Pandemic parenting: stress and resilience during the covid-19 pandemic
Lethbridge, Alta. : University of Lethbridge, Dept. of Neuroscience
This study examines and compares the experiences of parents at two time points during the first six months of the Covid-19 pandemic response in Canada. Two anonymous, online surveys were completed by 525 parents. Categories of questions included stressors, resilience resources, experiences with the education system, and behavioural manifestations of stress for both parents and children. Parents reported significant increases in their stress levels over time. At the first time point, resilience resources showed no impact on stress levels for parents, but the relationship between resilience resources and stress levels increased over time. The most significant stressors for parents included parenting, familial relationships, finances, and children’s education. Parents reported significant increases in their own behavioural symptoms of stress from pre- to post-Covid-19, and high incidence of behavioural symptoms of stress in their children. Familial patterns of stress symptomology between parents and children emerged in both number and type of behaviour.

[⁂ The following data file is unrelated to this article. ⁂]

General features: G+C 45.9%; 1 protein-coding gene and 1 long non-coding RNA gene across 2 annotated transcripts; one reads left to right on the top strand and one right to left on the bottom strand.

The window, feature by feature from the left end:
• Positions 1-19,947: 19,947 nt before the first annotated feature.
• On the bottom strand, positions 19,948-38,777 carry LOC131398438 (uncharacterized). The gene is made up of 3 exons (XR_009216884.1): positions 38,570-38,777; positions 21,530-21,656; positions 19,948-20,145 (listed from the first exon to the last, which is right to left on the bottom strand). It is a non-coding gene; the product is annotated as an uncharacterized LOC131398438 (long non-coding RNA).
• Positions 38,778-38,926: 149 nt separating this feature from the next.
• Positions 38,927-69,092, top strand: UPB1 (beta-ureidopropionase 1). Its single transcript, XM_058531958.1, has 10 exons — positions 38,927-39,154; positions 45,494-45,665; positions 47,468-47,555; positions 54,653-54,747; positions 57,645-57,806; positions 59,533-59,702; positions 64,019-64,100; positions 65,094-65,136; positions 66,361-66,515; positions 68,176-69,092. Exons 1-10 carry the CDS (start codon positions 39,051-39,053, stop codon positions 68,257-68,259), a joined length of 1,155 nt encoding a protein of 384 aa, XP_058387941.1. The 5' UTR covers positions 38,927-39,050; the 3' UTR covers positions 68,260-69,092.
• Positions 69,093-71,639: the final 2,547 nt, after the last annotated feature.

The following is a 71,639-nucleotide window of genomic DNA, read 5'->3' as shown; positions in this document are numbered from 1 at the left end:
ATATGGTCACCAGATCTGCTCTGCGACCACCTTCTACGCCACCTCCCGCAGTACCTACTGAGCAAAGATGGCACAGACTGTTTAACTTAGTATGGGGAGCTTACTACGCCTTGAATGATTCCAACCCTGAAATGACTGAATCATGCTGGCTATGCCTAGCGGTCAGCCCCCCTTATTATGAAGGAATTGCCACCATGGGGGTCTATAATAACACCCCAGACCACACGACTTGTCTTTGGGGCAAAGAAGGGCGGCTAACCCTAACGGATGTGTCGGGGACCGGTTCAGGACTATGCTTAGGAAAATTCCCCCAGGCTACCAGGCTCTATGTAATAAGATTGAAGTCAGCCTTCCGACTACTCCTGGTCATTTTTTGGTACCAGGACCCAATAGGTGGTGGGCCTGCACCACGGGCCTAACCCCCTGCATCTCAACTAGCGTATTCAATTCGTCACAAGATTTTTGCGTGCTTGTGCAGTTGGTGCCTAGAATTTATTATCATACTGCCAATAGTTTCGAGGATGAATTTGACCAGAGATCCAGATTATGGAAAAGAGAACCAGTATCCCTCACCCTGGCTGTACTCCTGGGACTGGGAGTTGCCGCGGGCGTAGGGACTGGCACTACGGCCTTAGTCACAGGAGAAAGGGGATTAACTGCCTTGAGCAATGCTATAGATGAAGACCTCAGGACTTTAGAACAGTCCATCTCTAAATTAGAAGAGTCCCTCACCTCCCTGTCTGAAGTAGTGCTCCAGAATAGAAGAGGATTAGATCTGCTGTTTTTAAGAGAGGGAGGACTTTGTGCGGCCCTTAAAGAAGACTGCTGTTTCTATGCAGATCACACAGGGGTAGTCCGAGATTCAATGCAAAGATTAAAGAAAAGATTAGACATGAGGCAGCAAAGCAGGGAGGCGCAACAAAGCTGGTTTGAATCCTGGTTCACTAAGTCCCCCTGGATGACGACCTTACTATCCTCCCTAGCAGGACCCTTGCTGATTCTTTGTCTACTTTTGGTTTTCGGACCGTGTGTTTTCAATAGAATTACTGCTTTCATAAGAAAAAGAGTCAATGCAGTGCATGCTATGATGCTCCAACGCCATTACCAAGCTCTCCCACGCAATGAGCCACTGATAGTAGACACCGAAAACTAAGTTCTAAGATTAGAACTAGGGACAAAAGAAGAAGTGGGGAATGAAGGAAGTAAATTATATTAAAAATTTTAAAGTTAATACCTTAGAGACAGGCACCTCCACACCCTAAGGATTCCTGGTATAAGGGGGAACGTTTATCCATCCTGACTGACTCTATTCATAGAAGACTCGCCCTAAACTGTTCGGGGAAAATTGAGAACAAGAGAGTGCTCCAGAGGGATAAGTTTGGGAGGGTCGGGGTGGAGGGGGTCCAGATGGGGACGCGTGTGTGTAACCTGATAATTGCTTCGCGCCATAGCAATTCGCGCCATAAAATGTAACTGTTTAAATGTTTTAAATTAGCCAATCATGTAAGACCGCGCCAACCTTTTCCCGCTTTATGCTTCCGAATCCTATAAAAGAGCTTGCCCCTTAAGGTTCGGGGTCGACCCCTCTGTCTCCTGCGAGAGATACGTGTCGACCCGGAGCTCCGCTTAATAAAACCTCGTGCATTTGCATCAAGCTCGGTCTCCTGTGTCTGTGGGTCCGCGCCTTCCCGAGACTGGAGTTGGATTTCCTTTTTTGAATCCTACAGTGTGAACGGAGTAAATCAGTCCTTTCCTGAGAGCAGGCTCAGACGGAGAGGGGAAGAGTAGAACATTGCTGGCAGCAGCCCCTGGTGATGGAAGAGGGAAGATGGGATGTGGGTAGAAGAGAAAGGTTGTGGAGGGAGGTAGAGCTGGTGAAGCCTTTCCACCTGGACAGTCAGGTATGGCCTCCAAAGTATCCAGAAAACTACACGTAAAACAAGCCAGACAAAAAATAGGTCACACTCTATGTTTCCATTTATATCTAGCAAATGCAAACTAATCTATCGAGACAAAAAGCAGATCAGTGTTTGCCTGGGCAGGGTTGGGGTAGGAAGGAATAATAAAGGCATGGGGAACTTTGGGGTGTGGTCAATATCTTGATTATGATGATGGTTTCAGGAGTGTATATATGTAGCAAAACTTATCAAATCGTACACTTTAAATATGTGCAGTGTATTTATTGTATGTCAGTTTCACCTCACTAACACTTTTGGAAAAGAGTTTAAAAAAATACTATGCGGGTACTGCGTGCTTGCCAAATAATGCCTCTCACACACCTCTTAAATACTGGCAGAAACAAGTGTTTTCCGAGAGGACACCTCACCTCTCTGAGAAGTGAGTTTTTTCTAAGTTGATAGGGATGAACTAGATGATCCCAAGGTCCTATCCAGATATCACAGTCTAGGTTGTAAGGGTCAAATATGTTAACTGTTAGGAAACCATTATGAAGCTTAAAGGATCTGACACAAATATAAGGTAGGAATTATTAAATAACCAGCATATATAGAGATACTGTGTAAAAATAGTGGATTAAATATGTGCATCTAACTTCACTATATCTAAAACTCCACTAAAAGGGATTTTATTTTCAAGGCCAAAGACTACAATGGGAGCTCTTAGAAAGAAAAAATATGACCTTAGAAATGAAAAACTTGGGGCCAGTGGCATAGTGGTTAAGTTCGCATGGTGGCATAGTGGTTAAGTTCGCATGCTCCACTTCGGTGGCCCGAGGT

Behavioural Neuroscience , Mental Health , Public Health , Behavioural Psychology , Resilience , Child Behaviour , Determinants of Health , Determinants of Mental Health , COVID-19 (Disease) , Parenting , Stress (Physiology) , Stress in children , Stress management , Dissertations, Academic